If you're running a bulk campaign to ask for reviews from neglected or forgotten customers, you'll want to segment and stagger your email list. If you'd like a natural, consistent stream of positive reviews, you'll need a multi-layered autoresponder sequence (SMS, email, social media and face-to-face).

Here's why this matters.

Large blasts to past customers can be risky. Sure, you may get a ton of reviews from older customers. But you're also more likely to trigger red flags with Google, Yelp or Facebook.

Why?

Your account history.

It's suspicious if you go from little to no reviews to a ton of reviews all at once. If you plan to ask older customers for a review, the segment and stagger strategy is an absolute must. It's a fantastic way to attract a large amount of reviews without the suspicion that typically comes with it.

Here's another problem.

You're not sure what to say. If you're like most people you don't have a set of templates you can use to ask for reviews.

What do you say?

Use Your Email Review Request Templates!

Simply paste the email review request templates into your email drip campaign, and get started today!

Industry-specific email templates you can use to ask for a review

Here are some email templates Carmen has broken down by industry:

General / All-purpose Templates

Use these emails templates if you're looking for something general you can customize. These emails are great starting points for any business.

General review request template #1:

Dear [customer name],

Thanks for being our customer. We'd like to hear how your experience with [business name] went.

Do you mind taking just a few minutes to leave a review?

You can leave your feedback by visiting this link.

[review funnel link]

General review request template #2:

Hey [customer name],

We appreciate your business!

How'd we do? Please take a moment to let us know. We use your feedback to improve our operations for you and customers like you.

[review funnel link]

General review request template #3:

How was our service today, [customer name]?

If we exceeded your expectations, please consider leaving us a review.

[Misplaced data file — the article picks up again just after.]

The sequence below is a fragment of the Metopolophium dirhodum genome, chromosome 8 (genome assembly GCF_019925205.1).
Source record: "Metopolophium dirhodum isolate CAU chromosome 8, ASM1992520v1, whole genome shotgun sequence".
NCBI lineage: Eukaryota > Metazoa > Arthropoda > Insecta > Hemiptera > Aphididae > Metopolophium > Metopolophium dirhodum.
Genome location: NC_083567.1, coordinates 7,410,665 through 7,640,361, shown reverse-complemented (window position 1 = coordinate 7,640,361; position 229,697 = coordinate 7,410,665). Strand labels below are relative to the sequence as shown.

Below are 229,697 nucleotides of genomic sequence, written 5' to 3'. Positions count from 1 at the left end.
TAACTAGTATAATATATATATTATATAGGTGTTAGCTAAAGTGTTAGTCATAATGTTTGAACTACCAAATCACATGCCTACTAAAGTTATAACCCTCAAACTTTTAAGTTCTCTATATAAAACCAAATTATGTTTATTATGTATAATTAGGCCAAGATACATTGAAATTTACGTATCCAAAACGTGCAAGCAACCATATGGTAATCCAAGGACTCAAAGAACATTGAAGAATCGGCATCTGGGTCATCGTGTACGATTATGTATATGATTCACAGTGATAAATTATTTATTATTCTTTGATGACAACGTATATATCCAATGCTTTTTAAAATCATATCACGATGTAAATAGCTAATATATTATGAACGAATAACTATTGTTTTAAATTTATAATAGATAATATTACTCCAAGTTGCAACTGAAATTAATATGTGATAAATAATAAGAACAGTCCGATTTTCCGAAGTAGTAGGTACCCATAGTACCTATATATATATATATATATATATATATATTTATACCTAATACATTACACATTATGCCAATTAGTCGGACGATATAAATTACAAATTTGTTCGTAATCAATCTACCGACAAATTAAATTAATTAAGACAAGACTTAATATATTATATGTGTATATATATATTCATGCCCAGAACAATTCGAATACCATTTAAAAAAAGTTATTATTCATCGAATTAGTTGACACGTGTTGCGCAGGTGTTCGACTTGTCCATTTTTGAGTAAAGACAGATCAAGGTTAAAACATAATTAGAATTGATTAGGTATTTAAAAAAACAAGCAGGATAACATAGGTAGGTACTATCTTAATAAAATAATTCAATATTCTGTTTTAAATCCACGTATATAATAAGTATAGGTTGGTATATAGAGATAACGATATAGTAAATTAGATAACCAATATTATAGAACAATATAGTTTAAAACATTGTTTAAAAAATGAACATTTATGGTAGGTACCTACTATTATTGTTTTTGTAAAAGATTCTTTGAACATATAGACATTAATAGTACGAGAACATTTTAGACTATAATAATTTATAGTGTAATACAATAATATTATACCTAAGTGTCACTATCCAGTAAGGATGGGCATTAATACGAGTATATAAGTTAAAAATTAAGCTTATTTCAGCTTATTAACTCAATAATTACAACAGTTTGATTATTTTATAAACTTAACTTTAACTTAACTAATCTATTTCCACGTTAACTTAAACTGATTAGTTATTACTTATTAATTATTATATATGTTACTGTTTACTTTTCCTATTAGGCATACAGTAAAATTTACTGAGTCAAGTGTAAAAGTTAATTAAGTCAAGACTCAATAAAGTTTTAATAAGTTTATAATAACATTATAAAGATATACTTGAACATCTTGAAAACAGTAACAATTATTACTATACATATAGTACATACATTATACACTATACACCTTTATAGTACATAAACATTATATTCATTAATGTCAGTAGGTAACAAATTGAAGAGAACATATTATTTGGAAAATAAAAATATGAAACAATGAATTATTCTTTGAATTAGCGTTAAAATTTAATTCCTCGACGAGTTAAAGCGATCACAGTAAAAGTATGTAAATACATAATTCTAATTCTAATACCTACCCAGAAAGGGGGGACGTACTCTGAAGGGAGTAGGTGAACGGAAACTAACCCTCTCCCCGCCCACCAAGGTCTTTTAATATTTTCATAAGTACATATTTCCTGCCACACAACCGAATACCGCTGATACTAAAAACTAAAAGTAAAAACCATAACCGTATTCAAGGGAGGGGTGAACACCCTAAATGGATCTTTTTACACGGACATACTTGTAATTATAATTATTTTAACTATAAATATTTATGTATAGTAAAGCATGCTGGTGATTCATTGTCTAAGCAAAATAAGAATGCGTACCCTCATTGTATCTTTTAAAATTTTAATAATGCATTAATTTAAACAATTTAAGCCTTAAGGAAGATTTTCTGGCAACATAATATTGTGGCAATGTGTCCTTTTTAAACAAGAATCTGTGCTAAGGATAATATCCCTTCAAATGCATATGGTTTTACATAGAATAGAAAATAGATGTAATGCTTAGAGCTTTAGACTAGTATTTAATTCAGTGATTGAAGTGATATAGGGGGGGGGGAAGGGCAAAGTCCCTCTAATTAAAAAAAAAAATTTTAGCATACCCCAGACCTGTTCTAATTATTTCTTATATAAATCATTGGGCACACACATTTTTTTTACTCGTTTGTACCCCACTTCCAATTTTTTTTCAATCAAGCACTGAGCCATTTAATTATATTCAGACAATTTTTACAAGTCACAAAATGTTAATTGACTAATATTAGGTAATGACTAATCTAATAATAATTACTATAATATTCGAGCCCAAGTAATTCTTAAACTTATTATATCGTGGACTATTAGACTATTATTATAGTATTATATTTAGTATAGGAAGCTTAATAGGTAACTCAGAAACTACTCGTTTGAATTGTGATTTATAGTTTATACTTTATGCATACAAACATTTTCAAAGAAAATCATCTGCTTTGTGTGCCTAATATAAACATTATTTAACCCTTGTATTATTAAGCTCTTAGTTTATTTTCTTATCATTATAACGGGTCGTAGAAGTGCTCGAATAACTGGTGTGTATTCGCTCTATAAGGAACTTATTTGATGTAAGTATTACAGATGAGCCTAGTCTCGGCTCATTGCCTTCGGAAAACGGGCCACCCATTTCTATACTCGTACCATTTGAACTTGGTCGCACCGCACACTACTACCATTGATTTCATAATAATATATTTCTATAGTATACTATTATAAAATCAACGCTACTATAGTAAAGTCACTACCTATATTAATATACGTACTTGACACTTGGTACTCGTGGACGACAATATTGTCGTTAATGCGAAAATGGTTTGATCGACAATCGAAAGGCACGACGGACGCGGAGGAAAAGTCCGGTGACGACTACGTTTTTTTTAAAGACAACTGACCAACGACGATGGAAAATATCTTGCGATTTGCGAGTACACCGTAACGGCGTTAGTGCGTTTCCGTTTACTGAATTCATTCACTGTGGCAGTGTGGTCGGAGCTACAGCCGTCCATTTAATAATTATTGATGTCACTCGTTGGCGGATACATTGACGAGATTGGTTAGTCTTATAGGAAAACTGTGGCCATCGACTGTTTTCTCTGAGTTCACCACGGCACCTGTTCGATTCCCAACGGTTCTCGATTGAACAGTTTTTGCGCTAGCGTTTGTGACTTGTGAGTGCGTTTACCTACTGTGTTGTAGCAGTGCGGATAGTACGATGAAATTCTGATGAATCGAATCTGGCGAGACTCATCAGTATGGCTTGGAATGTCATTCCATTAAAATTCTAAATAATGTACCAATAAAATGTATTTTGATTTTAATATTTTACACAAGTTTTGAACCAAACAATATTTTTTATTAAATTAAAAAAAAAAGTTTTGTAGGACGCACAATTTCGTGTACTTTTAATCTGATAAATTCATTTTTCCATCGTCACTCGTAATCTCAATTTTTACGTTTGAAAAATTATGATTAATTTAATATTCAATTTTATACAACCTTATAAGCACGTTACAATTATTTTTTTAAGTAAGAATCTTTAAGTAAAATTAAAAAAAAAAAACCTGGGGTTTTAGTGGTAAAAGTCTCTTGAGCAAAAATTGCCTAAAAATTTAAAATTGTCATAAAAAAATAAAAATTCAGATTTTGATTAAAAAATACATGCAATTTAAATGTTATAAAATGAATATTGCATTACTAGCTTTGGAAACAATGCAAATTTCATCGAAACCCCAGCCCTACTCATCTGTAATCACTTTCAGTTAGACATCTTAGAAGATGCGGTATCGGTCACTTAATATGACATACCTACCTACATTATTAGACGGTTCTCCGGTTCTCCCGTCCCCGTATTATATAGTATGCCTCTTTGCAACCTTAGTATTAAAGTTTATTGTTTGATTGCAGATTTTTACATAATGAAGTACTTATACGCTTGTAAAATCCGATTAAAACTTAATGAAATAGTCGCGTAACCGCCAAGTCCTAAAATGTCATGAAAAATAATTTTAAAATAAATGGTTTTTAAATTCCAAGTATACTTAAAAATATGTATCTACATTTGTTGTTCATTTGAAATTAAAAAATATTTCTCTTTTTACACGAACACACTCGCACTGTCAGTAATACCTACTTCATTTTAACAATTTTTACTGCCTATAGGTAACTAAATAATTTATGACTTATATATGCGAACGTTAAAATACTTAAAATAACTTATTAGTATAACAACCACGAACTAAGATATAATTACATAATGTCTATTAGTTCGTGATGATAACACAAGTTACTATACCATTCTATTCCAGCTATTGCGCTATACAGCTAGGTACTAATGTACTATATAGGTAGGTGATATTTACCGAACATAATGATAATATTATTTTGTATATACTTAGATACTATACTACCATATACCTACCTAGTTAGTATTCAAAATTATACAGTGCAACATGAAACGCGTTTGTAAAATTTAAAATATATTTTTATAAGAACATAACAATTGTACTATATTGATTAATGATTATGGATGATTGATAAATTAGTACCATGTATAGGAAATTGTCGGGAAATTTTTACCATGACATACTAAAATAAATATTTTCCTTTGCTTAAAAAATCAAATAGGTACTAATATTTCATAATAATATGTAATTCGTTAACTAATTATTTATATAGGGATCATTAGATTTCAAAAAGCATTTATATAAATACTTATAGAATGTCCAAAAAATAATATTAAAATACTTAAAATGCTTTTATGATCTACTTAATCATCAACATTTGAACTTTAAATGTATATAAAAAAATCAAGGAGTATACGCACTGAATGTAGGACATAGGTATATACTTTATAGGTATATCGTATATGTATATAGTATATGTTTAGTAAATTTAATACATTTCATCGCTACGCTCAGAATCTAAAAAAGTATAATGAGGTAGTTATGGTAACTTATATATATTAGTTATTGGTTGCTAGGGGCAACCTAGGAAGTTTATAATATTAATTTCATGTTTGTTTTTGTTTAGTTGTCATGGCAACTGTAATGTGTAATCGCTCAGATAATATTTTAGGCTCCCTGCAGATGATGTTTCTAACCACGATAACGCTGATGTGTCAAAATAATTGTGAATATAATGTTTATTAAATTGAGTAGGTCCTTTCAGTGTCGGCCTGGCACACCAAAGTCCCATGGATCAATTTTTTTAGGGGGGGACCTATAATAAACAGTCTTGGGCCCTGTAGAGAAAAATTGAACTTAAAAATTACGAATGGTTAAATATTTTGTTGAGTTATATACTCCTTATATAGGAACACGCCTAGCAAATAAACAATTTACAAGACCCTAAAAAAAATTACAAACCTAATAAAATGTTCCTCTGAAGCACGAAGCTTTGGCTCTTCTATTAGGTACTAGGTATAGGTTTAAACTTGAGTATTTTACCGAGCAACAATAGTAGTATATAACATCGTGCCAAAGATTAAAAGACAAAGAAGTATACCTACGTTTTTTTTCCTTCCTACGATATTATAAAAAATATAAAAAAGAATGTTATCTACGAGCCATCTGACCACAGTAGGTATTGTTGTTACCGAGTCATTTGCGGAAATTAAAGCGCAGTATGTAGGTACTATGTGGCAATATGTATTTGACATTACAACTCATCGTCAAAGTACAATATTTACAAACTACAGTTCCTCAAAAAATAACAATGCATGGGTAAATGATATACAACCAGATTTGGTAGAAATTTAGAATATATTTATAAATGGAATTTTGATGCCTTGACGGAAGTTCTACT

[review funnel link]

General review request template #4:

[customer name], we were happy we could help you out today.

Did we do a good job of [solving whatever problem drove them to your business in the first place]?

If so, could you take a few minutes to tell us about your experience?

Just click here to go right to our favorite review site:

[review funnel link]

General review request template #5:

Help us improve, [customer name]!

We hope you enjoyed your experience as our customer, but want to know for sure.

Tell us how you really feel right here:

[review funnel link]

Home Services Industry Templates

Are you a contractor carpenter or home service professional?

Use these email templates to ask for reviews. Remember the research I shared in the beginning on the impact of words and emotion? That's especially important here. You're looking for reviews that defuse objections, reduce risk and ease customer fears about working with you.

Home Services review request template #1:

Hi [client name],

Thanks for choosing us to handle your [service]. Were you happy with our workmanship and professionalism?

Please take a moment to give us your thoughts at [review funnel link].

Home Services review request template #2:

Whew, that was a lot of work! Big projects always are.

But now that the work is all done, [client name], why not take a moment to tell on our guys?

Were they on time and professional? Did they clean up after themselves? Most of all, were you happy with the quality of their workmanship?

Give us the good, the bad, and the ugly here: [review funnel link].

Home Services review request template #3:

Thanks for choosing [company name], [client name]!

We hope you had a great experience with us.

If we were on-time, on-budget, and on-point with our workmanship, would you take a moment to let us know?

Please share your thoughts with us here: [review funnel link].

Home Services review request template #4:

Hey [client name],

Thanks for trusting us with your [home services project].

Were you happy with the work we did?

If you could take a moment to let us know, it would really help us out. It will also help homeowners like you who aren't sure who they can trust with their [home services project type] needs.

Just visit this link to get started: [review funnel link]. It will only take a few seconds of your time!